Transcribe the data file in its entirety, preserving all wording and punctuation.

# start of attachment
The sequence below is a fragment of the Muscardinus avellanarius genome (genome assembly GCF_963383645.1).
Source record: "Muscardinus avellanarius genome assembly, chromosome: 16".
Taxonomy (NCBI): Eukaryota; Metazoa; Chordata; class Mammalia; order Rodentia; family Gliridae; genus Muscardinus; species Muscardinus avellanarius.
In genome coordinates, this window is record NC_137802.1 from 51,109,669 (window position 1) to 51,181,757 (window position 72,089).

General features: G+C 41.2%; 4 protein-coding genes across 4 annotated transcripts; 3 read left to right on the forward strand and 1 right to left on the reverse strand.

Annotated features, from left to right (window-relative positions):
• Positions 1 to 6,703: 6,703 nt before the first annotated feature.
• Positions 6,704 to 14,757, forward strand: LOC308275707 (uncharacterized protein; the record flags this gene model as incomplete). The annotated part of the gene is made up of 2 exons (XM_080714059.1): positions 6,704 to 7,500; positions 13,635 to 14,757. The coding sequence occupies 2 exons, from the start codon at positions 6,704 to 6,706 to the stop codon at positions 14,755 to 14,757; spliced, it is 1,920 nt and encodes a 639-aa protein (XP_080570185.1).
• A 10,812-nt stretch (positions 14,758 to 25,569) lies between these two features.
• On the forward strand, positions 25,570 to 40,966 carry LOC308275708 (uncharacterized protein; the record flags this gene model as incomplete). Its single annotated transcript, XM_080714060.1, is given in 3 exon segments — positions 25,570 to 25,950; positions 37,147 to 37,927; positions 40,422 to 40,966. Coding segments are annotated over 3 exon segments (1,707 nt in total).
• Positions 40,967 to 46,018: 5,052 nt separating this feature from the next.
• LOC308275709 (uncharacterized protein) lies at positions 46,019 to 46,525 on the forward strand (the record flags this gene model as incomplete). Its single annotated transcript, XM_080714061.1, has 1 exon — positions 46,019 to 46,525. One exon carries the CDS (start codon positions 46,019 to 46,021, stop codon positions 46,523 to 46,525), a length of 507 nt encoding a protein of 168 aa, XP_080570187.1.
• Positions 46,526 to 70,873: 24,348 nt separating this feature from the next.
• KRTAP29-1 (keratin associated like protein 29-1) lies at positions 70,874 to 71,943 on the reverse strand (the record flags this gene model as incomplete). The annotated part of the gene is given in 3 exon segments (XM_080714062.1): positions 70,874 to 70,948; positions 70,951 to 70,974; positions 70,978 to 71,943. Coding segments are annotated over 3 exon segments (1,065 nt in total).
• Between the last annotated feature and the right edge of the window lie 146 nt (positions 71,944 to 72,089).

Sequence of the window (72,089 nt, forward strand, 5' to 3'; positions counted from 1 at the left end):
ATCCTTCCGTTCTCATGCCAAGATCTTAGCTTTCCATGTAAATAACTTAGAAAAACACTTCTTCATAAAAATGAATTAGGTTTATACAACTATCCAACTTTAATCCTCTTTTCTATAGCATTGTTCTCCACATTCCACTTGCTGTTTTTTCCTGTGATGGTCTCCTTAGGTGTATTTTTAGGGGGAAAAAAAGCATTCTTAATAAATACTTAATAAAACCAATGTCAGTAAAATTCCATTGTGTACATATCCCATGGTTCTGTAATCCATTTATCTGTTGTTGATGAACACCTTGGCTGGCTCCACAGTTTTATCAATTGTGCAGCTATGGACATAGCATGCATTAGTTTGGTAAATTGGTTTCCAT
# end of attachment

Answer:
The sequence below is a fragment of the Muscardinus avellanarius genome (genome assembly GCF_963383645.1).
Source record: "Muscardinus avellanarius genome assembly, chromosome: 16".
Taxonomy (NCBI): Eukaryota; Metazoa; Chordata; class Mammalia; order Rodentia; family Gliridae; genus Muscardinus; species Muscardinus avellanarius.
In genome coordinates, this window is record NC_137802.1 from 51,109,669 (window position 1) to 51,181,757 (window position 72,089).

General features: G+C 41.2%; 4 protein-coding genes across 4 annotated transcripts; 3 read left to right on the forward strand and 1 right to left on the reverse strand.

Annotated features, from left to right (window-relative positions):
• Positions 1 to 6,703: 6,703 nt before the first annotated feature.
• Positions 6,704 to 14,757, forward strand: LOC308275707 (uncharacterized protein; the record flags this gene model as incomplete). The annotated part of the gene is made up of 2 exons (XM_080714059.1): positions 6,704 to 7,500; positions 13,635 to 14,757. The coding sequence occupies 2 exons, from the start codon at positions 6,704 to 6,706 to the stop codon at positions 14,755 to 14,757; spliced, it is 1,920 nt and encodes a 639-aa protein (XP_080570185.1).
• A 10,812-nt stretch (positions 14,758 to 25,569) lies between these two features.
• On the forward strand, positions 25,570 to 40,966 carry LOC308275708 (uncharacterized protein; the record flags this gene model as incomplete). Its single annotated transcript, XM_080714060.1, is given in 3 exon segments — positions 25,570 to 25,950; positions 37,147 to 37,927; positions 40,422 to 40,966. Coding segments are annotated over 3 exon segments (1,707 nt in total).
• Positions 40,967 to 46,018: 5,052 nt separating this feature from the next.
• LOC308275709 (uncharacterized protein) lies at positions 46,019 to 46,525 on the forward strand (the record flags this gene model as incomplete). Its single annotated transcript, XM_080714061.1, has 1 exon — positions 46,019 to 46,525. One exon carries the CDS (start codon positions 46,019 to 46,021, stop codon positions 46,523 to 46,525), a length of 507 nt encoding a protein of 168 aa, XP_080570187.1.
• Positions 46,526 to 70,873: 24,348 nt separating this feature from the next.
• KRTAP29-1 (keratin associated like protein 29-1) lies at positions 70,874 to 71,943 on the reverse strand (the record flags this gene model as incomplete). The annotated part of the gene is given in 3 exon segments (XM_080714062.1): positions 70,874 to 70,948; positions 70,951 to 70,974; positions 70,978 to 71,943. Coding segments are annotated over 3 exon segments (1,065 nt in total).
• Between the last annotated feature and the right edge of the window lie 146 nt (positions 71,944 to 72,089).

Sequence of the window (72,089 nt, forward strand, 5' to 3'; positions counted from 1 at the left end):
ATCCTTCCGTTCTCATGCCAAGATCTTAGCTTTCCATGTAAATAACTTAGAAAAACACTTCTTCATAAAAATGAATTAGGTTTATACAACTATCCAACTTTAATCCTCTTTTCTATAGCATTGTTCTCCACATTCCACTTGCTGTTTTTTCCTGTGATGGTCTCCTTAGGTGTATTTTTAGGGGGAAAAAAAGCATTCTTAATAAATACTTAATAAAACCAATGTCAGTAAAATTCCATTGTGTACATATCCCATGGTTCTGTAATCCATTTATCTGTTGTTGATGAACACCTTGGCTGGCTCCACAGTTTTATCAATTGTGCAGCTATGGACATAGCATGCATTAGTTTGGTAAATTGGTTTCCAT